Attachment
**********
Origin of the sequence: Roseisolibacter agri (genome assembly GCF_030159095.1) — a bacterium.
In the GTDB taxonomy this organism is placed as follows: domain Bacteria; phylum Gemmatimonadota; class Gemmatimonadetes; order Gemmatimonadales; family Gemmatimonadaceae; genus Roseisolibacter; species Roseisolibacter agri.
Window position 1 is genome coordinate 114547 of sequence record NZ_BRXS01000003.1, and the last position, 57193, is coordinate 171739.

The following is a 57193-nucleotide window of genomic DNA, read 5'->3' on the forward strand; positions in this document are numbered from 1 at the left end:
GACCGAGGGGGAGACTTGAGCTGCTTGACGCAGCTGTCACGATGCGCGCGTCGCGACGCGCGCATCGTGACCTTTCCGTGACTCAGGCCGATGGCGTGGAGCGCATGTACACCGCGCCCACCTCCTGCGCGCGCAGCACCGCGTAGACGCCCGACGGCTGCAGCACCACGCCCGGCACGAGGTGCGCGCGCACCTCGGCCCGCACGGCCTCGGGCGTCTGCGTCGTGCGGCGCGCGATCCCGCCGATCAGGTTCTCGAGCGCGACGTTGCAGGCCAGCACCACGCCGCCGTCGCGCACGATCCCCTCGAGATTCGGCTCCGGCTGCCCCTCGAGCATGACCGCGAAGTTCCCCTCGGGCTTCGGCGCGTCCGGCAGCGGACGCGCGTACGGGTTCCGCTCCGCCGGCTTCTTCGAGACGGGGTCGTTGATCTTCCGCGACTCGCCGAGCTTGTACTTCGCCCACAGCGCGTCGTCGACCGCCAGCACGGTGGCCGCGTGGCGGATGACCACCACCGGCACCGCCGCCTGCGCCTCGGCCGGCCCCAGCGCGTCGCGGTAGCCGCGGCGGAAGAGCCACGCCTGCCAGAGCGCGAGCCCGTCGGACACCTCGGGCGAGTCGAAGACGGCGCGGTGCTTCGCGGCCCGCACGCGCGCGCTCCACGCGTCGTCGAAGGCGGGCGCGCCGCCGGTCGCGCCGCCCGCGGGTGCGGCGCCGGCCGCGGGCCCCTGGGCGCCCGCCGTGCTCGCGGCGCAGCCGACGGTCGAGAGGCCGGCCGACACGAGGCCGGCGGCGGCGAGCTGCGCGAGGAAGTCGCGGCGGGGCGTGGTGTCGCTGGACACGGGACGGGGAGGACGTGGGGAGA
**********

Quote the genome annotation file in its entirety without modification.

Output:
Origin of the sequence: Roseisolibacter agri (genome assembly GCF_030159095.1) — a bacterium.
In the GTDB taxonomy this organism is placed as follows: domain Bacteria; phylum Gemmatimonadota; class Gemmatimonadetes; order Gemmatimonadales; family Gemmatimonadaceae; genus Roseisolibacter; species Roseisolibacter agri.
Window position 1 is genome coordinate 114547 of sequence record NZ_BRXS01000003.1, and the last position, 57193, is coordinate 171739.

The following is a 57193-nucleotide window of genomic DNA, read 5'->3' on the forward strand; positions in this document are numbered from 1 at the left end:
GACCGAGGGGGAGACTTGAGCTGCTTGACGCAGCTGTCACGATGCGCGCGTCGCGACGCGCGCATCGTGACCTTTCCGTGACTCAGGCCGATGGCGTGGAGCGCATGTACACCGCGCCCACCTCCTGCGCGCGCAGCACCGCGTAGACGCCCGACGGCTGCAGCACCACGCCCGGCACGAGGTGCGCGCGCACCTCGGCCCGCACGGCCTCGGGCGTCTGCGTCGTGCGGCGCGCGATCCCGCCGATCAGGTTCTCGAGCGCGACGTTGCAGGCCAGCACCACGCCGCCGTCGCGCACGATCCCCTCGAGATTCGGCTCCGGCTGCCCCTCGAGCATGACCGCGAAGTTCCCCTCGGGCTTCGGCGCGTCCGGCAGCGGACGCGCGTACGGGTTCCGCTCCGCCGGCTTCTTCGAGACGGGGTCGTTGATCTTCCGCGACTCGCCGAGCTTGTACTTCGCCCACAGCGCGTCGTCGACCGCCAGCACGGTGGCCGCGTGGCGGATGACCACCACCGGCACCGCCGCCTGCGCCTCGGCCGGCCCCAGCGCGTCGCGGTAGCCGCGGCGGAAGAGCCACGCCTGCCAGAGCGCGAGCCCGTCGGACACCTCGGGCGAGTCGAAGACGGCGCGGTGCTTCGCGGCCCGCACGCGCGCGCTCCACGCGTCGTCGAAGGCGGGCGCGCCGCCGGTCGCGCCGCCCGCGGGTGCGGCGCCGGCCGCGGGCCCCTGGGCGCCCGCCGTGCTCGCGGCGCAGCCGACGGTCGAGAGGCCGGCCGACACGAGGCCGGCGGCGGCGAGCTGCGCGAGGAAGTCGCGGCGGGGCGTGGTGTCGCTGGACACGGGACGGGGAGGACGTGGGGAGA